Okay, so being a fan of both the Star Wars franchise and Disneyland, it was really only a matter of time before I made a little write-up about the Star Tours: The Adventures Continue attraction at Disneyland (and Walt Disney World).
Apart from griping about the fact that some permutations of the ride experience involve elements from the godforsaken prequel films, Star Tours is just as campy and silly as the original ride. Disney Imagineers did a fantastic job of updating the entire experience for a new generation of fans. The queueing area feels more like a “legitimate” spaceport and less like some Quonset hut in a backwater rim world–this I’m not sure how I feel about. The original Star Tours had the same kind of feel as the original trilogy films: low-tech, analog, hastily constructed, and ad hoc. Now, the whole scene seems more elegant: Solari boards are replaced with high-resolution LCD displays, maintenance droids are replaced with security officer droids (albeit with similar whimsical attitudes about their jobs), and there’s no more People Mover running through the station.This little guy looks familiar! Sadly, he’s marked “defective” and even sparks to life with PTSD-esque outbursts using archival audio from the original attraction.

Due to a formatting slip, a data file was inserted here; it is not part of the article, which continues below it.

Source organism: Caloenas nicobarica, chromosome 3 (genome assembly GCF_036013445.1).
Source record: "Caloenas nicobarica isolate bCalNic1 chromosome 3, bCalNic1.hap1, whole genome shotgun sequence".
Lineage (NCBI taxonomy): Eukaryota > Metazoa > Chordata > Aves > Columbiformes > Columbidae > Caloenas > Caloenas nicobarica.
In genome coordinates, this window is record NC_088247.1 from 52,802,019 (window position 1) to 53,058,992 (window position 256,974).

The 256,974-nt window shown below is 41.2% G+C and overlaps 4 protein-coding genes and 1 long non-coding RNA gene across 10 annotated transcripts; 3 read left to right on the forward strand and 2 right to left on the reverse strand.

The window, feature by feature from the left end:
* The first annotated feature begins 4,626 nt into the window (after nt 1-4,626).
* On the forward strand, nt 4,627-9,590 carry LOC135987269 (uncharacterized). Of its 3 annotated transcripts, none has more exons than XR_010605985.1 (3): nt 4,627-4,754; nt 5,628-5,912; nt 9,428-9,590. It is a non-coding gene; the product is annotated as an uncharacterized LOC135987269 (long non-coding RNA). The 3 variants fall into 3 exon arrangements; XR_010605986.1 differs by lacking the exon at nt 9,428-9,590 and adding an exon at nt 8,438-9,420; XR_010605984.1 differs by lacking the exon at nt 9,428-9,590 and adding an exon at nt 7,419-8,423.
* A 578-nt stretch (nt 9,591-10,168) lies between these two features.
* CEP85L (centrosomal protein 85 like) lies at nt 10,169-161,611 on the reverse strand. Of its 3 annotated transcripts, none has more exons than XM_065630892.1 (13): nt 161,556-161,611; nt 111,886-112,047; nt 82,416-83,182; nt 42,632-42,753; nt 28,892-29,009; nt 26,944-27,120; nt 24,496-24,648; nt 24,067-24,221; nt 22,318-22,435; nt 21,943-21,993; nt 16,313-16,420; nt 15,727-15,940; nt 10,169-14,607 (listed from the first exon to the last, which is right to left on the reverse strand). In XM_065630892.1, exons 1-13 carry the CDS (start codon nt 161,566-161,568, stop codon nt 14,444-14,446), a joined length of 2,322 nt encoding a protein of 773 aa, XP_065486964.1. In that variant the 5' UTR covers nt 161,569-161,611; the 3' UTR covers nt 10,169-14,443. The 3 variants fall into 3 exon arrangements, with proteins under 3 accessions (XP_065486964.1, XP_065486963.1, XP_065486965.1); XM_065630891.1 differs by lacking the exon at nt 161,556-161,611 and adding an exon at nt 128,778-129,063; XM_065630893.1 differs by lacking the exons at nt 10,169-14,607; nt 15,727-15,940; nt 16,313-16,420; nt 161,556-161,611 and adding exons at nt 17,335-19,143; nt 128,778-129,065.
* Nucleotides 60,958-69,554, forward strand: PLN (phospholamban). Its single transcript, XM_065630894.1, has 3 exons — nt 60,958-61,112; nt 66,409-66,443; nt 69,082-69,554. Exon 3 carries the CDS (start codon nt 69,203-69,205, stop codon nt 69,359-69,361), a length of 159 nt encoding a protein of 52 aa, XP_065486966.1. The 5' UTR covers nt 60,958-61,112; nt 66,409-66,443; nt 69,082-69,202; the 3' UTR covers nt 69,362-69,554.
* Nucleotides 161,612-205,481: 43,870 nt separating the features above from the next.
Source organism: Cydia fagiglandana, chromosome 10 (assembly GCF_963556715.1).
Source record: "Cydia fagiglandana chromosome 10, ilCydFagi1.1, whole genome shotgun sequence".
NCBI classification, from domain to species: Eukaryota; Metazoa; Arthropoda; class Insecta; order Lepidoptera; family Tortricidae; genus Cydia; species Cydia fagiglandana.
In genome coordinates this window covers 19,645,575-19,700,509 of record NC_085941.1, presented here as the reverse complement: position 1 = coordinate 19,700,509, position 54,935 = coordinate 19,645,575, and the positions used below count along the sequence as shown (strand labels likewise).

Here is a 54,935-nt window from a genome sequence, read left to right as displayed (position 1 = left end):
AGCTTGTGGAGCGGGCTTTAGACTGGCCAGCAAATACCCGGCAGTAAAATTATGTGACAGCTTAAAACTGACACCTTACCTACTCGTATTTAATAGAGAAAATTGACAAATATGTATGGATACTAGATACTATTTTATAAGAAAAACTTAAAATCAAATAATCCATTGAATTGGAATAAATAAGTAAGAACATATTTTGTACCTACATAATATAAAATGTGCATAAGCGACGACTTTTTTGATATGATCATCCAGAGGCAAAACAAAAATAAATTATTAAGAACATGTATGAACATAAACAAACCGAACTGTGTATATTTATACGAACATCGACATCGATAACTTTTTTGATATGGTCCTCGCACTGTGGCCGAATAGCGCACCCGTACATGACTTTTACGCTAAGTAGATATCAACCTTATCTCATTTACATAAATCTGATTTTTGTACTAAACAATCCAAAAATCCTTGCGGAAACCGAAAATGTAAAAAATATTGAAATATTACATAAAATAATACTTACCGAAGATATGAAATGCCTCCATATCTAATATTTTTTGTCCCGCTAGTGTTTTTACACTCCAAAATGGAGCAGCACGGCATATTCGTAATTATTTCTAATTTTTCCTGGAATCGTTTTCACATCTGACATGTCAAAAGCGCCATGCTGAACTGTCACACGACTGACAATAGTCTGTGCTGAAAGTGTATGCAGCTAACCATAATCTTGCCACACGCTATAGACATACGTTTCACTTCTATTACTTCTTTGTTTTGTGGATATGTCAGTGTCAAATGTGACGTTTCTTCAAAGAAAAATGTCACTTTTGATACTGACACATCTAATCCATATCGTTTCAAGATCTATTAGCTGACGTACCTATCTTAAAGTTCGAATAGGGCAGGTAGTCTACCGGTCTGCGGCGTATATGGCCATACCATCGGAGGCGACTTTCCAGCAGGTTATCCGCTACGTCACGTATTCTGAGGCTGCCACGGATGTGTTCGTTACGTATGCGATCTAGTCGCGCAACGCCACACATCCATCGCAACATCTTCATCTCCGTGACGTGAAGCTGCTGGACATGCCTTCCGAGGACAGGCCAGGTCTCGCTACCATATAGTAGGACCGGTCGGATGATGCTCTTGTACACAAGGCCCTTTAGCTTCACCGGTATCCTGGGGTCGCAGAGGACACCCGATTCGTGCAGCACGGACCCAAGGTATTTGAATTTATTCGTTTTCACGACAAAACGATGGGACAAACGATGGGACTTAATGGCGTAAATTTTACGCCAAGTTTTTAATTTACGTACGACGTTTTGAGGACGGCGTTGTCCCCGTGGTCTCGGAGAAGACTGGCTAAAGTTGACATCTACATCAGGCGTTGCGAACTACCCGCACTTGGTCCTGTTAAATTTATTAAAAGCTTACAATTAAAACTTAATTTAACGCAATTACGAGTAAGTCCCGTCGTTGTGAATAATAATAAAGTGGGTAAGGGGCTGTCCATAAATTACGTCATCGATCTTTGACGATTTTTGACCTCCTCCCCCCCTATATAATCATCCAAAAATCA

Whether or not I appreciate the “upgrades,” I love the attention to detail and subtle nods to the original attraction. Oh, and the fact that Patrick Warburton voices one of the afore-mentioned security droids. In all, it’s definitely worth the trip to the park if you haven’t ridden it yet.
Looks a bit like a stormtrooper wearing Mickey ears.
After a little searching, I happened to find a copy of the original video feed from the ride. Rex (the original pilot droid, voiced by the incomparable Paul Rubens) does not appear in the footage as it is the actual screen projection (probably recorded on VHS considering the tracking issue), but all the music, sound effects, and voices remain. The part that I enjoy the most is fact that it was filmed completely with models–not the CGI bullshitery that permeates Hollywood now (and ST:TAC is unfortunately no exception to this rule)–something about it just makes it look that much more real.